Combined thickness and permittivity measurement of layers using an open-ended coaxial probe
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The purpose of this thesis is to develop a method for estimating both the thickness and permittivity of layers simultaneously utilizing an open-ended coaxial probe. One possible application of this method is the detection and characterization of deposits inside pipelines; examples are gas hydrate deposits in multiphase petroleum transportation. The hydrates forming can result in deposits on the interior surface of the piping and may restrict the flow of the production, it is thus necessary to monitor the layer thickness of the deposits to prevent any obstruction of flow, and the permittivity can tell us something about the composition of the deposits. The open-ended coaxial probe is a coaxial line that is a cut-off section of the transmission line. Permittivity measurements with the open-ended coaxial probe rely on analyzing the reflection of the electromagnetic wave from the probe-sample boundary. The open-ended coaxial probe is known to become radiating at high frequencies when the probe dimensions are comparable to the wavelength in the material under test. When measuring on samples with a finite thickness, this may result in additional reflections from the sample boundary interfering with the main reflection. If the applied permittivity model assumes an infinite thickness, the additional reflection may result in artifacts in the measured permittivity. Typically, this effect will be stronger at some frequencies due to resonance effects, which is seen as an unwanted measurement error. The resonance amplitude and frequency depend on the layer thickness, the permittivity of the layer/backing material and the probe dimensions. This thesis shows that by comparing the measured permittivity spectra with a matrix of finite element simulation, we can estimate both the layer thickness and material by comparing the measured data against the simulations. The simulations were verified by measuring liquids with known dielectric properties. The unwanted resonances manifest as artifacts in the permittivity spectra and increase the accuracy of the comparison. With the methods proposed in the thesis, we can also determine when the resonances occur for a given material, layer thickness, and frequency.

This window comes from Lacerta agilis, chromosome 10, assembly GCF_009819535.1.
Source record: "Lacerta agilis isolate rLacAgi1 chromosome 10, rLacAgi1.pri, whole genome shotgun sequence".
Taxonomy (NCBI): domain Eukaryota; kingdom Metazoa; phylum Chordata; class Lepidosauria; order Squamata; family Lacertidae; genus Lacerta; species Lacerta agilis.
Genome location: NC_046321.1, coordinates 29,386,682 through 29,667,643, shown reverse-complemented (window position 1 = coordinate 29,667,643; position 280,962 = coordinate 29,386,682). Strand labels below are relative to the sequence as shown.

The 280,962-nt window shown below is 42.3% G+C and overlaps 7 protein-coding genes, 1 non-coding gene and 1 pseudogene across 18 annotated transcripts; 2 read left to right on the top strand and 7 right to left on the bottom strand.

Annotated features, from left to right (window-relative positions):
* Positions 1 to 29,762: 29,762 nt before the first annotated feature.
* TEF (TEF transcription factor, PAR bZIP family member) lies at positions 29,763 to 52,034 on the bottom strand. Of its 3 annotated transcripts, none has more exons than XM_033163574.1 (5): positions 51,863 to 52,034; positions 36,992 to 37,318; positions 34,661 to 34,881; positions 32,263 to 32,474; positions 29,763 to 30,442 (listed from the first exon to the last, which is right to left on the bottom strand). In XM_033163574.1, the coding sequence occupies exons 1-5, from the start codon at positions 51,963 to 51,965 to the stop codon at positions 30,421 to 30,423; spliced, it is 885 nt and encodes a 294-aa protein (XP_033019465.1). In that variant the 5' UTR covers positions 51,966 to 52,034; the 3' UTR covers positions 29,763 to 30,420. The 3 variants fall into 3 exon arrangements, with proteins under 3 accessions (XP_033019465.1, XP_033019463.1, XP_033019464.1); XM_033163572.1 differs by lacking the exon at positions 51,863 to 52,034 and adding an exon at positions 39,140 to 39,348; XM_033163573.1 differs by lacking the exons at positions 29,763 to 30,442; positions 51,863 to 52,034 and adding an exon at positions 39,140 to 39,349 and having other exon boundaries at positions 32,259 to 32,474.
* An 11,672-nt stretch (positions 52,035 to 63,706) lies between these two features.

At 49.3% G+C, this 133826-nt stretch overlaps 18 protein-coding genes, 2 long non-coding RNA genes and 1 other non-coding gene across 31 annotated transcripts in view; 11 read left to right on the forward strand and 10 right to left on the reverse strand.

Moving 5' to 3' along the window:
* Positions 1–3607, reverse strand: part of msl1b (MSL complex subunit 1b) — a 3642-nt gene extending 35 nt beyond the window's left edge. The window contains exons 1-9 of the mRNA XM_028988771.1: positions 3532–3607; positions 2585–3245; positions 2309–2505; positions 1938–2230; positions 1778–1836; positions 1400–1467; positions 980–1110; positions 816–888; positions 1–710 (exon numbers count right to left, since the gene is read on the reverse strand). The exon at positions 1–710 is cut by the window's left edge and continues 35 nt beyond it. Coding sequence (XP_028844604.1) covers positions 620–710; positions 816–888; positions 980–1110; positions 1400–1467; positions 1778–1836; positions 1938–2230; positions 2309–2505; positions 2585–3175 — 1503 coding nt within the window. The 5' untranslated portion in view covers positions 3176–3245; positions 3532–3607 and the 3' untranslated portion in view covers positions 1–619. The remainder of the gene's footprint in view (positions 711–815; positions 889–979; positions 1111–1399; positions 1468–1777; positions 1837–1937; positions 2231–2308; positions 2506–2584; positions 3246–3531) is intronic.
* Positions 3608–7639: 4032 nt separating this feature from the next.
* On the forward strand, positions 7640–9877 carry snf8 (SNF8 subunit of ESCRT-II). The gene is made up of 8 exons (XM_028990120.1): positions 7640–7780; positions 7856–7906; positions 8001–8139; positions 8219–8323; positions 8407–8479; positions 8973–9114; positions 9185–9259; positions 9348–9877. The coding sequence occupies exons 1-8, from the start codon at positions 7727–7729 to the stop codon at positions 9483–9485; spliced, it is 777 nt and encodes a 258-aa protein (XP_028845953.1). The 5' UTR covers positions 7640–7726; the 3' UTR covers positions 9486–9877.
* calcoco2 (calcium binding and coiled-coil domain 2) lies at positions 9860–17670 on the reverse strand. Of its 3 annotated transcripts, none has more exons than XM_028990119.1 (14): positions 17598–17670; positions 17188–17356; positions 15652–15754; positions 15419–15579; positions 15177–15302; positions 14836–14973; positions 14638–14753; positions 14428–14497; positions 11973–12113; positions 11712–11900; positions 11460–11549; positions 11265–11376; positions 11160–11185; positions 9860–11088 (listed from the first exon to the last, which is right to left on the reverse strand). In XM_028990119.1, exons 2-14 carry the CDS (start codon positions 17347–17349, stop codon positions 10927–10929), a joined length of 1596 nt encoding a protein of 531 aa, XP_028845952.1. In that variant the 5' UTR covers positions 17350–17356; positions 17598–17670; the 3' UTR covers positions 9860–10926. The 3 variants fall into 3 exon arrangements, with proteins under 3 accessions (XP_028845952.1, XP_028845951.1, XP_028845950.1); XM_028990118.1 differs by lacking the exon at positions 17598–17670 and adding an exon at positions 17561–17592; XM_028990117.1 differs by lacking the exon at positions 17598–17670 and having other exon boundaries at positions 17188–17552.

PublisherThe University of Bergen
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